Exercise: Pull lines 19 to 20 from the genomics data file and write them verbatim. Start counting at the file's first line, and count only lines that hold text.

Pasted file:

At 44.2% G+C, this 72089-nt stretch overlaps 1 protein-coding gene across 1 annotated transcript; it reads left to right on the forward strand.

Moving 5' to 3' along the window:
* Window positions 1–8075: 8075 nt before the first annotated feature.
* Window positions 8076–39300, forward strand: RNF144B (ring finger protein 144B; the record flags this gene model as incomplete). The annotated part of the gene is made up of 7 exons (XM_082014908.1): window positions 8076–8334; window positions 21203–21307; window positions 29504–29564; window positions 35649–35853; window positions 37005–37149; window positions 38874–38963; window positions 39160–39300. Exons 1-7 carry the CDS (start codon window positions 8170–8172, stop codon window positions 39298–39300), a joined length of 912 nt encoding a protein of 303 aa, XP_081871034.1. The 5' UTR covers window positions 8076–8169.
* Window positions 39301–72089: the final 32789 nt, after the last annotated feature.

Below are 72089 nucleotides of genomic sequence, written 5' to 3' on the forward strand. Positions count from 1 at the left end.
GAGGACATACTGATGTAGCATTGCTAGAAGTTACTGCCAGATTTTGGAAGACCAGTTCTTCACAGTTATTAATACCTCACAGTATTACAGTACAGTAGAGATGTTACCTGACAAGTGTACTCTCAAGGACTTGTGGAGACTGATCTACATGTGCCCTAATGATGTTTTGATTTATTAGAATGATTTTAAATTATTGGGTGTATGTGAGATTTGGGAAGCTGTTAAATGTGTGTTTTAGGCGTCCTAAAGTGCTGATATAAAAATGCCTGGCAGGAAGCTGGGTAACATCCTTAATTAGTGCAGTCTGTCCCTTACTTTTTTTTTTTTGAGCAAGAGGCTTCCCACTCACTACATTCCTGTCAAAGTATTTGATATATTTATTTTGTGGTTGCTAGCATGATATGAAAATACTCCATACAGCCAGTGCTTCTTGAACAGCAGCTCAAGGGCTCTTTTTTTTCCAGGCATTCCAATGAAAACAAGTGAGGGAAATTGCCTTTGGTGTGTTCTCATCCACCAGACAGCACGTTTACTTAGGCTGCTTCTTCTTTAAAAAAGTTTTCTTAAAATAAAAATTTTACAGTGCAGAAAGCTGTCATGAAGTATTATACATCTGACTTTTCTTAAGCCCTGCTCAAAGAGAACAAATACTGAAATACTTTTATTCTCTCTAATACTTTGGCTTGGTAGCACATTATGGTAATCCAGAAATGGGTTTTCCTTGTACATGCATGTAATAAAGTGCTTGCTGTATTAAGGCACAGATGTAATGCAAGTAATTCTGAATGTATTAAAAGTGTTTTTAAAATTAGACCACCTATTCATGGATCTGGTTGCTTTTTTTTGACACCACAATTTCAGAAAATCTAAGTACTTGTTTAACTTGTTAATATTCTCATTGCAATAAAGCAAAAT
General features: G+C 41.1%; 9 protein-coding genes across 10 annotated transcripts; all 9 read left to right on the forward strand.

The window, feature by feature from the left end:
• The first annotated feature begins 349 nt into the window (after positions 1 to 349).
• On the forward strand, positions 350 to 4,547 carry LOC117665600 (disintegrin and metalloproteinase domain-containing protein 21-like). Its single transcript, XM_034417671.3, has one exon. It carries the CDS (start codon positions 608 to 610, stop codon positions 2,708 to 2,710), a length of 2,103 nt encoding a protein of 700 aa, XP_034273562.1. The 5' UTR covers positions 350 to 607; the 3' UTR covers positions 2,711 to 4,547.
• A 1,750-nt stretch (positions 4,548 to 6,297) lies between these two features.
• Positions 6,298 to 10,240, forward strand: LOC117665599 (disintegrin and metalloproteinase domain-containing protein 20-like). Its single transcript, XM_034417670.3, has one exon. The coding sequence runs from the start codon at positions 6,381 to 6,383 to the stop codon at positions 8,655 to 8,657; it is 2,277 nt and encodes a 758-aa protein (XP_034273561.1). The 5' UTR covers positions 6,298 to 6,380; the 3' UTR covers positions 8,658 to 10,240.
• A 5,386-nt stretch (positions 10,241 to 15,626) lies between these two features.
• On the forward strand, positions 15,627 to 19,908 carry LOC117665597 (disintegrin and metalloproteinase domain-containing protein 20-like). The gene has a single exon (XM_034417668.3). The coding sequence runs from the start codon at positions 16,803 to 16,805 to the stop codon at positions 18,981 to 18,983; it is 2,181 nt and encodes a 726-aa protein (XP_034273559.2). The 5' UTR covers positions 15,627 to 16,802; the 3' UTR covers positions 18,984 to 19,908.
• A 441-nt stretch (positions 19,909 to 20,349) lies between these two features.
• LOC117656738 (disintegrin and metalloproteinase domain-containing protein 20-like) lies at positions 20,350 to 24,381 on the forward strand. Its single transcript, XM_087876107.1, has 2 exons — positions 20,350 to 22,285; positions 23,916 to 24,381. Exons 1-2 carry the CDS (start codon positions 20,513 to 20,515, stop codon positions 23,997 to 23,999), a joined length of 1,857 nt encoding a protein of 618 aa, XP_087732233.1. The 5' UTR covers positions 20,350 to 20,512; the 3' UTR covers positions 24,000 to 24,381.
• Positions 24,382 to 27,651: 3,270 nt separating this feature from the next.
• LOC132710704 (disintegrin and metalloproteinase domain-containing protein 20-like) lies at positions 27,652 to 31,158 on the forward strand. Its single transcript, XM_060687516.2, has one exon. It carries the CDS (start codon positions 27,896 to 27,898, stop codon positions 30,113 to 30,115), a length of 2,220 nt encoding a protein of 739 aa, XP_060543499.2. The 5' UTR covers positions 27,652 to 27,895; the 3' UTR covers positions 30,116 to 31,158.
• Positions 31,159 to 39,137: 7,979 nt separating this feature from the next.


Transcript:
• LOC132710704 (disintegrin and metalloproteinase domain-containing protein 20-like) lies at positions 27,652 to 31,158 on the forward strand. Its single transcript, XM_060687516.2, has one exon. It carries the CDS (start codon positions 27,896 to 27,898, stop codon positions 30,113 to 30,115), a length of 2,220 nt encoding a protein of 739 aa, XP_060543499.2. The 5' UTR covers positions 27,652 to 27,895; the 3' UTR covers positions 30,116 to 31,158.
• Positions 31,159 to 39,137: 7,979 nt separating this feature from the next.